No discussion of the 100 inning reliever can be complete without pulling out one of its greatest boosters, in 1973 the Kansas City Royals hired Jack McKeon to be their manager, McKeon would be in and out of baseball in the front office and on the bench for the next 30 years, retiring in 2004. During his time frame as a mover and shaker the 100-inning reliever bloomed, flowered and apparently is on the way out the door as a normal event. Jack McKeon liked his hard working relievers and apparently the rest of baseball in the 1970's and 1980's did as well. Jack christened his first season as a major league manager by getting Doug Bird into enough games to top 100 innings. Bird turned into a fine reliever and was converted to a starter by Whitey Herzog during the mid 70's before he ended up back in the pen.
From 1970-1979 122 relievers threw over 100 innings with 1 or less start, in 1978 six men did it in the American League, three of them pitched for Jack McKeon.
ERA YEAR DIFF PLAYER LEAGUE IP
Elias Sosa 1978 1.14 2.64 3.78 109
Bob Lacey 1978 0.77 3.01 3.78 119.2
Dave Heaverlo 1978 0.52 3.25 3.78 130
That's getting the best out of you a bullpen arm, that's for sure. It's tiny pitching events like this that fueled the reliever as savior movement that grew in the late 70's and the pattern continued to grow, from 1980-1989 the total of 100 inning relievers was 137 and suddenly the Sutter's and the Fingers were bigger than the Hillers and the Stu Millers of the prior generation, they became major players in the new free agent market as teams jostled to obtain these workhorses and stoppers to fill the gaps that the game had created in the middle to late innings.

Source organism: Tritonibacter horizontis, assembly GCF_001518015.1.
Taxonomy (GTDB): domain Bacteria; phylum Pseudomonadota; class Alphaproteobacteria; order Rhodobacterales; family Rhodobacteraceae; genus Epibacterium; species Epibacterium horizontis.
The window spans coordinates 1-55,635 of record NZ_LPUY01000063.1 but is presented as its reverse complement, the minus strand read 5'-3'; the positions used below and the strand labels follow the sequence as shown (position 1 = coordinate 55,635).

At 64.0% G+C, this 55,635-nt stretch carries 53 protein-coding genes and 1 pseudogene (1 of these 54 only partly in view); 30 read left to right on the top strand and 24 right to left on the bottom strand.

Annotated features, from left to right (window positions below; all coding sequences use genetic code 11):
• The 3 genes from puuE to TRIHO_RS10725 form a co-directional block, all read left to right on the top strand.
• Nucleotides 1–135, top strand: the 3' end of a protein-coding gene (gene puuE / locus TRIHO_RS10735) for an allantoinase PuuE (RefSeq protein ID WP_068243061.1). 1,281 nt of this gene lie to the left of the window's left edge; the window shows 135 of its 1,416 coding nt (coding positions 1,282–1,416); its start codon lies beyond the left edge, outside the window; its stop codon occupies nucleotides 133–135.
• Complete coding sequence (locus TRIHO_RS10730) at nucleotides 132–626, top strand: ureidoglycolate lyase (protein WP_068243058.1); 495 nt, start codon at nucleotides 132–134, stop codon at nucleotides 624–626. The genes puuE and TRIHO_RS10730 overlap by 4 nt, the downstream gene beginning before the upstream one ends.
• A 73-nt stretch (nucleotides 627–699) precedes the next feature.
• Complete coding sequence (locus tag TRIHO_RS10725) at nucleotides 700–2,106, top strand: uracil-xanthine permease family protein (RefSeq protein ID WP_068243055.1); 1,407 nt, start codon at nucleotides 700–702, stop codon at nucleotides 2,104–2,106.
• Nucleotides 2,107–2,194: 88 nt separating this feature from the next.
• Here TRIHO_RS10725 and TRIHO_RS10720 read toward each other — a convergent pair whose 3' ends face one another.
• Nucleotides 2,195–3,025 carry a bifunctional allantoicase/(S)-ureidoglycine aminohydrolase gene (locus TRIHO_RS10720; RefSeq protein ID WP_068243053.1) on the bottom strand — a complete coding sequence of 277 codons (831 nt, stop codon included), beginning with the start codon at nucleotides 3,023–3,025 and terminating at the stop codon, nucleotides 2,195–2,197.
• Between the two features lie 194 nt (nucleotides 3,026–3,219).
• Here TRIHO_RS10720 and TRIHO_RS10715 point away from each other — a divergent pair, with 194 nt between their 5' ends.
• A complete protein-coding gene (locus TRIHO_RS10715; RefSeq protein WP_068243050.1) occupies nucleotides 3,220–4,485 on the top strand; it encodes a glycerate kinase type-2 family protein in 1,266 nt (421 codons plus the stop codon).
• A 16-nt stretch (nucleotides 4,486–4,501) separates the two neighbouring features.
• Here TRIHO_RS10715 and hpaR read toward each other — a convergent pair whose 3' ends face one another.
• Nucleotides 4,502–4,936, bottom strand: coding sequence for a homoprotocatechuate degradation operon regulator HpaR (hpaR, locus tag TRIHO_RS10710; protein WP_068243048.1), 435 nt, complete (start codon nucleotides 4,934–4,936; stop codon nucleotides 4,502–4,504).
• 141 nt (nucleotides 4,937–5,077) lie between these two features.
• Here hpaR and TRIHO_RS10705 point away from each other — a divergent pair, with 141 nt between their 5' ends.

Below are the pitchers who had the most consecutive seasons with 100 IP less than 1 start and a plus era
Rollie Fingers 1974-78 5
Duane Ward 1988-92 5
Hoyt Wilhelm 1952-55 4
Jack Baldschun 1961-64 4
Ron Perranoski 1962-65 4
Mike Marshall 1972-75 4
Kent Tekulve 1976-79 4
Dan Quisenberry 1982-85 4
Dick Radatz 1962-64 3
Pedro Borbon 1973-75 3
Sparky Lyle 1976-78 3
Enrique Romo 1978-80 3
Bob Stanley 1982-84 3
Scott Sullivan 1999-01 3
These are you stars of the genre, many relief legends in there and couple of Reds as well.
The cherry on the sundae of the workhorse relievers lifespan was the Cy Young award that Mark Davis obtained in 1989, a feat that still to this day is debated as being the worst Cy Young award in the history of the game, an award that is equal to Rafael Palmeiro's last gold glove.
Not up for debate is the ridiculousness of the contract that he received for that performance.
By the way his manager that year was Jack McKeon.
In the 1990's it was a different game, the offense increased even more an extra body often was in the bullpen and not on the bench, this added pitcher ate up more innings and pitch counts for all pitchers started to be taken more seriously thus the number of 100-inning relievers began to drop and by the end of the 1990's only 33 relievers topped 100 innings pitched and only 78 topped 90 innings pitched, 4 of the 100 IP guys were Reds and 10 of the 90 IP guys were Reds.
Seven of those Reds pitched for Jack McKeon.
In 1997 Ray Knight was jettisoned from the Reds managerial seat, in hopes of providing some calmness to a clubhouse that was in disarray the Reds hired Jack McKeon, a man known more for his GM tenure and cigars then his managerial career.